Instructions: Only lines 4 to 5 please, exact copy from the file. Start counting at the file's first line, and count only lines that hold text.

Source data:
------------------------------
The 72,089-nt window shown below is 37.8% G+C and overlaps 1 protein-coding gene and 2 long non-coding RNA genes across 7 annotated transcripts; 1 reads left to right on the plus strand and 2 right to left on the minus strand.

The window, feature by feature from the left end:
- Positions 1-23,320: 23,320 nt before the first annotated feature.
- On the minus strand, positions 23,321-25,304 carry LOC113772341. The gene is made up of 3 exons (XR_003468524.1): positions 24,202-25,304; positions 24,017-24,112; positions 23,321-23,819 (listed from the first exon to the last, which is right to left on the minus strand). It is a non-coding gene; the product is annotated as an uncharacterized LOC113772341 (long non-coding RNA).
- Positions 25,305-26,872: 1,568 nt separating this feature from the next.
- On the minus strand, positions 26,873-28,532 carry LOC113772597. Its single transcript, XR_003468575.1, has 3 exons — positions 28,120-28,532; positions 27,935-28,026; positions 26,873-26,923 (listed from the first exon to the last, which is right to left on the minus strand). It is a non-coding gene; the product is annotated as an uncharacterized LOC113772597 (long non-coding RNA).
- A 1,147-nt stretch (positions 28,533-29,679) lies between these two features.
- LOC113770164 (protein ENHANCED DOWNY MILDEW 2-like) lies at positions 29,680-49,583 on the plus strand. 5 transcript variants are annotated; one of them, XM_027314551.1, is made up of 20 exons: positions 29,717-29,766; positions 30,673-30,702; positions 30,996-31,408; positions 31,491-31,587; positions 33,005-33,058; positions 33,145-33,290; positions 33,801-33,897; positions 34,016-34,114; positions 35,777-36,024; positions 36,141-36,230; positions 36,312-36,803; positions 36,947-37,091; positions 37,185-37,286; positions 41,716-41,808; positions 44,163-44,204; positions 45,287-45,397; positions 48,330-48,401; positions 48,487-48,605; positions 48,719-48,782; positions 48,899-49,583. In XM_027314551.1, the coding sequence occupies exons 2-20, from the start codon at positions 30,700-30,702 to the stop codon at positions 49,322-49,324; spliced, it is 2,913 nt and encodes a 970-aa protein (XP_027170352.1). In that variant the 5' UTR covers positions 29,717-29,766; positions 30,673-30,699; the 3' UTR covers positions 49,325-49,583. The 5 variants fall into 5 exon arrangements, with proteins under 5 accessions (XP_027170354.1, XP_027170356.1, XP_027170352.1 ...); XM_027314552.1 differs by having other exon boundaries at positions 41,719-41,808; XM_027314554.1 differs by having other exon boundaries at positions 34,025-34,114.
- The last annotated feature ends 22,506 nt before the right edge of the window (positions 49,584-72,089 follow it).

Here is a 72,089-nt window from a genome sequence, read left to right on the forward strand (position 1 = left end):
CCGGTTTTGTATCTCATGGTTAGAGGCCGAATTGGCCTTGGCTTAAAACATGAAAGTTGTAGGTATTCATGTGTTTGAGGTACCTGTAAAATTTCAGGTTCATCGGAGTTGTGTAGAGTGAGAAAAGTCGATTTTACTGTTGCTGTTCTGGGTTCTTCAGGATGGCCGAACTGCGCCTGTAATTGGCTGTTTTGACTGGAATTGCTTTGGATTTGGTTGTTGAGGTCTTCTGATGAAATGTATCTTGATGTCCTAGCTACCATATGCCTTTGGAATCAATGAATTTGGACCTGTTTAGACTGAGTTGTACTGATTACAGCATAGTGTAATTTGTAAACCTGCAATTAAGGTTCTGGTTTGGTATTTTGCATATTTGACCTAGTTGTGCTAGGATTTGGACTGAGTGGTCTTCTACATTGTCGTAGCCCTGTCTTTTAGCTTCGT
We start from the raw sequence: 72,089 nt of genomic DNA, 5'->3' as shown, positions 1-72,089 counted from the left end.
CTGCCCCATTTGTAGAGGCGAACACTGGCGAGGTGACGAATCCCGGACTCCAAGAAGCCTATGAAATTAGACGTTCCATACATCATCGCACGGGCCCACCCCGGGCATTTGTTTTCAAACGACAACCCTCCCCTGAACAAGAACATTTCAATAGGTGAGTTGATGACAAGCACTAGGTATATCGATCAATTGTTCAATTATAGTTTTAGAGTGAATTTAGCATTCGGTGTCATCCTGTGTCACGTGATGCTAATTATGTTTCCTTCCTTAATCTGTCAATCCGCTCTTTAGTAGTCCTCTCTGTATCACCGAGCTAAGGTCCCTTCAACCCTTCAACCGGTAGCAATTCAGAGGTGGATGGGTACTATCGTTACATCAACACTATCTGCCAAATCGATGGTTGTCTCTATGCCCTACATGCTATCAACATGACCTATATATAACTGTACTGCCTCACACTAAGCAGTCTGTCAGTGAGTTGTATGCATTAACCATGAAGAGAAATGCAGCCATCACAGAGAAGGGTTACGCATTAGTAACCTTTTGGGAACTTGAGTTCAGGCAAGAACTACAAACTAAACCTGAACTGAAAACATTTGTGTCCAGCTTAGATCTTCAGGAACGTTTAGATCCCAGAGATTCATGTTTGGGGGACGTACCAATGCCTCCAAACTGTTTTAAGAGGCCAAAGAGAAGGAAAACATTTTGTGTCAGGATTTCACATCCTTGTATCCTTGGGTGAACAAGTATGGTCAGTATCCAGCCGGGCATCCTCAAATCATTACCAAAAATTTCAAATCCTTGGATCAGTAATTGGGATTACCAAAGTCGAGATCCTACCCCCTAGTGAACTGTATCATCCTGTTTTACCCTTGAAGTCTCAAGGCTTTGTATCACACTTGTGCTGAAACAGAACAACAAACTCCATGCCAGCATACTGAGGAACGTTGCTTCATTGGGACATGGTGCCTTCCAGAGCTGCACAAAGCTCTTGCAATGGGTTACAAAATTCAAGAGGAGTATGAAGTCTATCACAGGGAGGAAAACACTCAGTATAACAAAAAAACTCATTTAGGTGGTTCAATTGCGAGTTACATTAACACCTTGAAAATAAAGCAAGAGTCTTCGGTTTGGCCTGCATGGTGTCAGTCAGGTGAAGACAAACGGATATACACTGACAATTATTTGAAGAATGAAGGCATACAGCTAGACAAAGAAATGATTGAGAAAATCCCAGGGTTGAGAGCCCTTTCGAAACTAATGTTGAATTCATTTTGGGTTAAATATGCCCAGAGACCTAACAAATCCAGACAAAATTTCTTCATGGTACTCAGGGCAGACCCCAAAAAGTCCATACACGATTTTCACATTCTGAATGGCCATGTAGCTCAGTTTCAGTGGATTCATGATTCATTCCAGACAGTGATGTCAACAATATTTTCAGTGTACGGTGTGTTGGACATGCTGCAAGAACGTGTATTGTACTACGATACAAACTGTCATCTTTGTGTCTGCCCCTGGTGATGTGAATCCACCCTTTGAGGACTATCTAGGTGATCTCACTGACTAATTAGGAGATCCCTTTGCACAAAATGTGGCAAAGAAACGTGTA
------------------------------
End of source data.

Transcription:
- On the minus strand, positions 23,321-25,304 carry LOC113772341. The gene is made up of 3 exons (XR_003468524.1): positions 24,202-25,304; positions 24,017-24,112; positions 23,321-23,819 (listed from the first exon to the last, which is right to left on the minus strand). It is a non-coding gene; the product is annotated as an uncharacterized LOC113772341 (long non-coding RNA).
- Positions 25,305-26,872: 1,568 nt separating this feature from the next.